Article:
When you think about working with an ASIC service provider like Open-Silicon, you probably think about handling all the architecture, design and verification/validation in your shop, handing over a netlist and some other collateral, then the ASIC services provider takes responsibility for implementation and manufacturing. Plus or minus some options, this is the standard ASIC service model.
Tue, Mar 21, 2017 8:00 AM – 9:00 AM PDT
But this neat division isn’t always ideal. Detailed verification and validation before implementation may require a model of the design than is more accurate than a virtual prototype, close to the detailed design behavior yet much faster than a simulation. In semiconductor companies FPGA-based prototyping is already a popular solution to this need for an accurate, close to real-time performance model and has become indispensable in early driver development, in checking performance, and in simply getting through high volumes of use-case testing.
These needs apply equally even if you are outsourcing back-end design, with an additional constraint that you may also need a working model to loosen up funding for silicon samples. Yet systems design teams often lack the experience to deal with the arcane details of FPGA prototyping, given the high levels of expertise required in partitioning, setup and making sure your prototype implementation will reasonably match the likely ASIC implementation.
Open-Silicon has the answer to your problem. They offer a service to provide, based on your design, configuration to standard prototyping solutions or an option in which they provide custom FPGA boards. Now system design teams can have access to early prototypes to build demonstration systems, start software development and debug in advance of silicon and greatly accelerate RTL verification over large regression and compliance suites. I’ll be moderating a discussion with two experts on why and how customers may want to take advantage of this capability.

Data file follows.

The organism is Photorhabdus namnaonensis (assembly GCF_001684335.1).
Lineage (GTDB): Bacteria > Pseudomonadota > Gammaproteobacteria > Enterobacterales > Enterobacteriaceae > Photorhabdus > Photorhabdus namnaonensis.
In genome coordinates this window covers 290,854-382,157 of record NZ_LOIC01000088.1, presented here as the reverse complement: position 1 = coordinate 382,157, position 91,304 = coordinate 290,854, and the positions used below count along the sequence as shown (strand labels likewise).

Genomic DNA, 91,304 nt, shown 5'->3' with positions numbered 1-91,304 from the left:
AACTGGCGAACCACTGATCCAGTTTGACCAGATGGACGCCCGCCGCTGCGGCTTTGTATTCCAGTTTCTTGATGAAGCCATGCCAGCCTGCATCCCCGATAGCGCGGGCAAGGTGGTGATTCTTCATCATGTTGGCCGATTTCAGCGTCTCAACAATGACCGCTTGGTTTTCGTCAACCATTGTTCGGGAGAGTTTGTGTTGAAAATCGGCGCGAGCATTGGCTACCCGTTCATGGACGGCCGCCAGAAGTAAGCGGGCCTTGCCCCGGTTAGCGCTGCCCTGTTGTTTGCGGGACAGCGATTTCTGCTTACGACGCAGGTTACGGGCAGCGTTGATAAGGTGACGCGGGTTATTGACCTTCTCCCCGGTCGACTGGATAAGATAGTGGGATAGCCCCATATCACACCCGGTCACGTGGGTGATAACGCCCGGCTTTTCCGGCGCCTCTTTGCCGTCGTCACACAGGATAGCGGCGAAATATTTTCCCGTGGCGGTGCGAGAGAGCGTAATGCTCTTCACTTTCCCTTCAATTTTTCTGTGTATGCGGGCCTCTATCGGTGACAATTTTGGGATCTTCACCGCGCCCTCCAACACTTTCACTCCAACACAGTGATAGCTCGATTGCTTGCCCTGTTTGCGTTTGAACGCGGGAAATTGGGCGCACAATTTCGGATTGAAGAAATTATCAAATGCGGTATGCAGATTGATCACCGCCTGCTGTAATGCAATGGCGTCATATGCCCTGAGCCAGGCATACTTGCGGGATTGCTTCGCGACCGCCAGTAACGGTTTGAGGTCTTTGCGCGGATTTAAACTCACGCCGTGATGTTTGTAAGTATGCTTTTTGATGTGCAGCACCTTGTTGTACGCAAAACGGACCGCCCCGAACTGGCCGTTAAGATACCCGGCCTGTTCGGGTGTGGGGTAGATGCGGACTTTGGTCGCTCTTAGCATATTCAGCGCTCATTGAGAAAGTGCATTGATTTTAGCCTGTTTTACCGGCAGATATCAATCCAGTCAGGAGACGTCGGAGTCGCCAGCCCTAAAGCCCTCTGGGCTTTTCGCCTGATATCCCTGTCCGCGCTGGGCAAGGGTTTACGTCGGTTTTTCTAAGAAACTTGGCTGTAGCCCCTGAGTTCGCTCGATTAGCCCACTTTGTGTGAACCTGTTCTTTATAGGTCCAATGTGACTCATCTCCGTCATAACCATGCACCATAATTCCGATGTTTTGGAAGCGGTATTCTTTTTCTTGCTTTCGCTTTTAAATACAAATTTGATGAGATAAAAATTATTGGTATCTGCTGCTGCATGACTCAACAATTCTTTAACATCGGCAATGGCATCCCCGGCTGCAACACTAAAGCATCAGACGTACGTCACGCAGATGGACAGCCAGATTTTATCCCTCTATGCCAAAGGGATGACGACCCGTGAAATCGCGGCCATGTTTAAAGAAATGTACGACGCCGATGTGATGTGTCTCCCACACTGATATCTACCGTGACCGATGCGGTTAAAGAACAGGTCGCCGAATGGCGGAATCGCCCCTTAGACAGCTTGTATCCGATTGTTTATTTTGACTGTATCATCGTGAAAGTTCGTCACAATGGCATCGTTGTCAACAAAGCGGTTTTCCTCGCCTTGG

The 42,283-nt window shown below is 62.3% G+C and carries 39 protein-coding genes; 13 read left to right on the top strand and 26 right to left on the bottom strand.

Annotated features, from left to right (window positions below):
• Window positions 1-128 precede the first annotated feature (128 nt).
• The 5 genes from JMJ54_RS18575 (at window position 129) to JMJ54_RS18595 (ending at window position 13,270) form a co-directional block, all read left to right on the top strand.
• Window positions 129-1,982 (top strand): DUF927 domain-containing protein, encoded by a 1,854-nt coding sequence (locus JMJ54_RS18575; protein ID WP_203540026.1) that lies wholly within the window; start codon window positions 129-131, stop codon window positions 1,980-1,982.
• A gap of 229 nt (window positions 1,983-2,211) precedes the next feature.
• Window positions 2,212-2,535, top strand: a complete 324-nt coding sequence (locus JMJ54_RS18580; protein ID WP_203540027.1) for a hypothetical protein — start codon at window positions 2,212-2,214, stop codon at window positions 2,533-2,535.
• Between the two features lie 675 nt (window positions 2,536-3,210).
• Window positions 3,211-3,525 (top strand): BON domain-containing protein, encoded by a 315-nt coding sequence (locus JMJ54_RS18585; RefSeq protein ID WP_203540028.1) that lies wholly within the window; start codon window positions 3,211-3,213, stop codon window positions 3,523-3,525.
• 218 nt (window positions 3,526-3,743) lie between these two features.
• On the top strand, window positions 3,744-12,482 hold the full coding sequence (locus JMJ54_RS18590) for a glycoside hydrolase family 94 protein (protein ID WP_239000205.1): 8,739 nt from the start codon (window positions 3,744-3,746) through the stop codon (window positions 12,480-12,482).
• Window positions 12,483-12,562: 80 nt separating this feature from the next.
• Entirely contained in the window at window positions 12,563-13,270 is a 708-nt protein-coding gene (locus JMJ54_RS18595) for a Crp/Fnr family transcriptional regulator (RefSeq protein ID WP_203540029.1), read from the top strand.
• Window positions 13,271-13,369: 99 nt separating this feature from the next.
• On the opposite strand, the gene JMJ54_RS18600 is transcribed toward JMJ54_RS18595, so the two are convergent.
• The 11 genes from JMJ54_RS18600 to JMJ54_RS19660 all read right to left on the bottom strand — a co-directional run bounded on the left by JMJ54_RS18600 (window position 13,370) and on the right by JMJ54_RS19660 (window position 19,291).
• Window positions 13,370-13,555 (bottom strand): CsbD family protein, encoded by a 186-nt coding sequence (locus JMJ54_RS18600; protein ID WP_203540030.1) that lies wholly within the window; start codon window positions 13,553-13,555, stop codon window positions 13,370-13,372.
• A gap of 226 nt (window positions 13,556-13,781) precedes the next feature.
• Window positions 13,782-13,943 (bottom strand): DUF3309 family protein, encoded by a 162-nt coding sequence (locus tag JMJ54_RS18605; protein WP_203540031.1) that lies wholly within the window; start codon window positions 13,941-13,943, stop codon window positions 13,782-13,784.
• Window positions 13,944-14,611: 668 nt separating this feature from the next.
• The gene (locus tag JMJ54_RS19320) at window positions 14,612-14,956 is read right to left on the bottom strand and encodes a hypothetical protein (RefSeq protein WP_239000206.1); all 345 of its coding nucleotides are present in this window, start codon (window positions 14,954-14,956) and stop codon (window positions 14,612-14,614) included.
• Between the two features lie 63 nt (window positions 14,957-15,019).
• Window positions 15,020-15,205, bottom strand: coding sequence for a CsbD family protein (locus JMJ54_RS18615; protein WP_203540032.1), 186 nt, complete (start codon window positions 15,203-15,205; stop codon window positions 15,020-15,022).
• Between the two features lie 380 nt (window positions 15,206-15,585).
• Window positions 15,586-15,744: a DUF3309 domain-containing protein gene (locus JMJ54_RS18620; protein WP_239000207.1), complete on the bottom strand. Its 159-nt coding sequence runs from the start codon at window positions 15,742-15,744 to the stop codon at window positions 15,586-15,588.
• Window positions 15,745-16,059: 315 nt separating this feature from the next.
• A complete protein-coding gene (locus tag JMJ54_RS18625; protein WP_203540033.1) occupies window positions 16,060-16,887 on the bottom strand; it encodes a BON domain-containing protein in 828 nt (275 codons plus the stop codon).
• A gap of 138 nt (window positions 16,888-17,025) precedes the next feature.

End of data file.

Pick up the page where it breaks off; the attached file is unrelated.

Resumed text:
This joint Open-Silicon and PRO DESIGN Electronic webinar, moderated by Bernard Murphy of SemiWiki, will address the benefits of FPGA-based prototyping in the ASIC design cycle, and the role it plays in significantly reducing the risk and schedules for specification-to-custom SoC (ASIC) development and the volume production ramp. Early software development and real time system verification, enabled by FPGA prototyping, offers a cost-efficient high-end solution that shortens process cycles, boosts reliability, increases design flexibility, and reduces risk and cost. The panelists will outline best practices to overcome technical design challenges encountered in FPGA prototype development, such as design partitioning, real-time interfaces, debug and design bring-up. They will also discuss the key technical advantages that FPGA-based prototyping offers, such as architectural exploration, IP development, acceleration of RTL verification, pre-silicon firmware and software development, proof of concept and demonstrations. They will also talk about its effect on performance, scalability, flexibility, modularity and connectivity.
Who should attend
This webinar is ideal for hardware system architects, hardware designers, SoC designers, ASIC designers, and SoC firmware and software developers.
Open-Silicon transforms ideas into system-optimized ASIC solutions within the time-to-market parameters desired by customers. The company enhances the value of customers’ products by innovating at every stage of design — architecture, logic, physical, system, software and IP — and then continues to partner to deliver fully tested silicon and platforms. Open-Silicon applies an open business model that enables the company to uniquely choose best-in-industry IP, design methodologies, tools, software, packaging, manufacturing and test capabilities. The company has partnered with over 150 companies ranging from large semiconductor and systems manufacturers to high-profile start-ups, and has successfully completed over 300 designs and shipped over 125 million ASICs to date. Privately held, Open-Silicon employs over 250 people in Silicon Valley and around the world. www.open-silicon.com